Minimum wage hike, S$20.3m grants for Malaysian workers if BN wins polls: PM Najib

PM Najib Razak (fourth from right) waving to his supporters at a Labour Day event in Kuala Lumpur, on May 1.
PM Najib Razak (fourth from right) waving to his supporters at a Labour Day event in Kuala Lumpur, on May 1.ST PHOTO: ARIFFIN JAMAR
Malaysia's PM Najib Razak shakes hands with a supporter at a Labour Day event in Kuala Lumpur, on May 1.
Malaysia's PM Najib Razak shakes hands with a supporter at a Labour Day event in Kuala Lumpur, on May 1.ST PHOTO: ARIFFIN JAMAR
Malaysia's PM Najib Razak (centre) announced a slew of promises if his Barisan Nasional (BN) coalition is returned to power on May 9.
Malaysia's PM Najib Razak (centre) announced a slew of promises if his Barisan Nasional (BN) coalition is returned to power on May 9.ST PHOTO: ARIFFIN JAMAR
Malaysia's PM Najib Razak announced a slew of promises if his Barisan Nasional (BN) coalition is returned to power on May 9.
Malaysia's PM Najib Razak announced a slew of promises if his Barisan Nasional (BN) coalition is returned to power on May 9.ST PHOTO: ARIFFIN JAMAR

KUALA LUMPUR - Prime Minister Najib Razak announced a slew of promises including an immediate hike in minimum wages, mandatory paternity leave and over RM60 million (S$20.3 million) in grants to Malaysia's 14-million strong labour force if his Barisan Nasional (BN) coalition is returned to power on May 9.

Amid reports that support from the Malay Muslim majority is ebbing for his Umno-led alliance, PM Najib also insisted that workers are obliged under Islam to show "wala" (loyalty) to the government.

 

"What more, a government leadership that has put in so much effort to implement initiatives to protect the welfare and prioritise the public interest.

"Islamic scholars are of the view, given Malaysia's situation today, 'wala' is compulsory, to be given to the current government," he said at a Labour Day event in Kuala Lumpur.

PM Najib also announced that a special grant of RM3 million would also be given to the Malaysian Trade Unions Congress (MTUC), to be distributed to about 300 private sector unions under the umbrella body. "God willing, after May 9, I can give more," he said, referring to Polling Day.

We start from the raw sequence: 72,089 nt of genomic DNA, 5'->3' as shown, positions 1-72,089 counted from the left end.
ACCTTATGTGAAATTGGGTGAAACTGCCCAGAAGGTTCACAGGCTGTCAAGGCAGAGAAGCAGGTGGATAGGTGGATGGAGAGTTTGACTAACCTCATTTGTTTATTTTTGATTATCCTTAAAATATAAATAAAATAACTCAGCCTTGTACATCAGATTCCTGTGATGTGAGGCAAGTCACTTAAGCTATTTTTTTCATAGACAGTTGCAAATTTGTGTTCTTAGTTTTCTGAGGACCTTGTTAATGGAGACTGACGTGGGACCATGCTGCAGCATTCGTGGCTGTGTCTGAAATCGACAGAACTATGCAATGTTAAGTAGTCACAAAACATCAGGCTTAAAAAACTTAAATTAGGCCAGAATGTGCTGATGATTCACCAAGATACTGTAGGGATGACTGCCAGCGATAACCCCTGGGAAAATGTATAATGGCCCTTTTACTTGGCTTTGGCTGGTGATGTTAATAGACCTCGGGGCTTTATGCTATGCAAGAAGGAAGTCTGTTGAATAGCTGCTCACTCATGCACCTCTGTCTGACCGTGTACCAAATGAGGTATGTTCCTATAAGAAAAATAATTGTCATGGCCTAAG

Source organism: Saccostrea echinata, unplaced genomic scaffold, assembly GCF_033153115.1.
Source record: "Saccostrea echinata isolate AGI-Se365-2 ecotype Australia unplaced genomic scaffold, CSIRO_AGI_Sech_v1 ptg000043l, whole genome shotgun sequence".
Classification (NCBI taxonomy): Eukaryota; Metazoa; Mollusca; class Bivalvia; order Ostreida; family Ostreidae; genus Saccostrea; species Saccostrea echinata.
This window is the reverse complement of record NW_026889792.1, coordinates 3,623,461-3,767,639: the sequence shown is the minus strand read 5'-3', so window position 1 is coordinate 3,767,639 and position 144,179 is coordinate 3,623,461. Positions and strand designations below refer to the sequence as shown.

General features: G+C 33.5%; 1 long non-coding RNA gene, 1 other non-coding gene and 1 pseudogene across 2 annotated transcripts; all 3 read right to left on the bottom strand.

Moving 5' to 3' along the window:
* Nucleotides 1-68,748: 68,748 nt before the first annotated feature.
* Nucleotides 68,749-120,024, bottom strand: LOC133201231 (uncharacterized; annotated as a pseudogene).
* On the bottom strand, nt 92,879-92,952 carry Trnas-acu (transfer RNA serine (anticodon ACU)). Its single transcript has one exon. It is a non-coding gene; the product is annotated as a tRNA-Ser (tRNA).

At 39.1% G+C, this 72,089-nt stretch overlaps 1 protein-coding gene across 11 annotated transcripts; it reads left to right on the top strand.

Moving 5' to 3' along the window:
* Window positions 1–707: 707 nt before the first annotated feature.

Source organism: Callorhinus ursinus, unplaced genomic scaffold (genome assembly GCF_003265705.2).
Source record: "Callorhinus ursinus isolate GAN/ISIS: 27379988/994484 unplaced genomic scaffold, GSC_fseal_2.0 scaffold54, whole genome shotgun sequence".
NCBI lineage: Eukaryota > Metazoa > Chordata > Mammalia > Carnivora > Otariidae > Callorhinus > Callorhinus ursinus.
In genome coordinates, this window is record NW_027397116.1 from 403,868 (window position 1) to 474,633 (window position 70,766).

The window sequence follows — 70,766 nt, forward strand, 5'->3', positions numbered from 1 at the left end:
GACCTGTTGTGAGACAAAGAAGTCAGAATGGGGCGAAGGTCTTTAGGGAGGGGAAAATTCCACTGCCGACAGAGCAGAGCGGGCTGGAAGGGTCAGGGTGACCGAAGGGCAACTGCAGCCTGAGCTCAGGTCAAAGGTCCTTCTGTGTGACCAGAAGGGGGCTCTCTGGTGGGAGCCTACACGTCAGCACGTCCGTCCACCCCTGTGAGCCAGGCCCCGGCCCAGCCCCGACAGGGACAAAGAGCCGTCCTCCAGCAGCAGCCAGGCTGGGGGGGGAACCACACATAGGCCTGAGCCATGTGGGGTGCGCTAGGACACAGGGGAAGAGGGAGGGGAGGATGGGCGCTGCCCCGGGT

MTUC chief Abdul Halim Mansor told The Straits Times that workers were still suffering under rising cost of living and lack of housing, issues that surveys have shown are top of voters' minds.
 
"But at least the government is trying to help and Najib is sincere," he said, adding that about 90 per cent of union demands have been met by the Najib administration.
 
This includes setting up a minimum wage framework, which now stands at RM1,000 and RM920 monthly for Peninsular and East Malaysia respectively. BN's manifesto promises to increase this to RM1,500 if it wins another five-year term.
 
But Mr Najib promised that a new floor wage would be announced this year if BN prevailed in next week's vote: "If you want a higher rate, you know what to do."
 
Also dependent on a BN victory is an additional RM60 million allocation to the Social Security Organisation, an agency for worker protection, a boost of nearly 50 per cent that will increase cash aid to workers undergoing training after losing their jobs, and a mechanism to widen social security to include self-employed Malaysians.
 
The premier also announced RM210 million for human capital development to be allocated immediately. 
 
"We will upgrade the skills of the workforce, in part to avoid small mistakes, such as what happened to some candidates from the other side. They couldn't eve do simple things like filling a form, how can they govern a country" Mr Najib said in a jibe at the number of Pakatan Harapan (PH)  candidates who were disqualified on nomination day, although the opposition pact insists that the Election Commission had conspired to hand BN an advantage.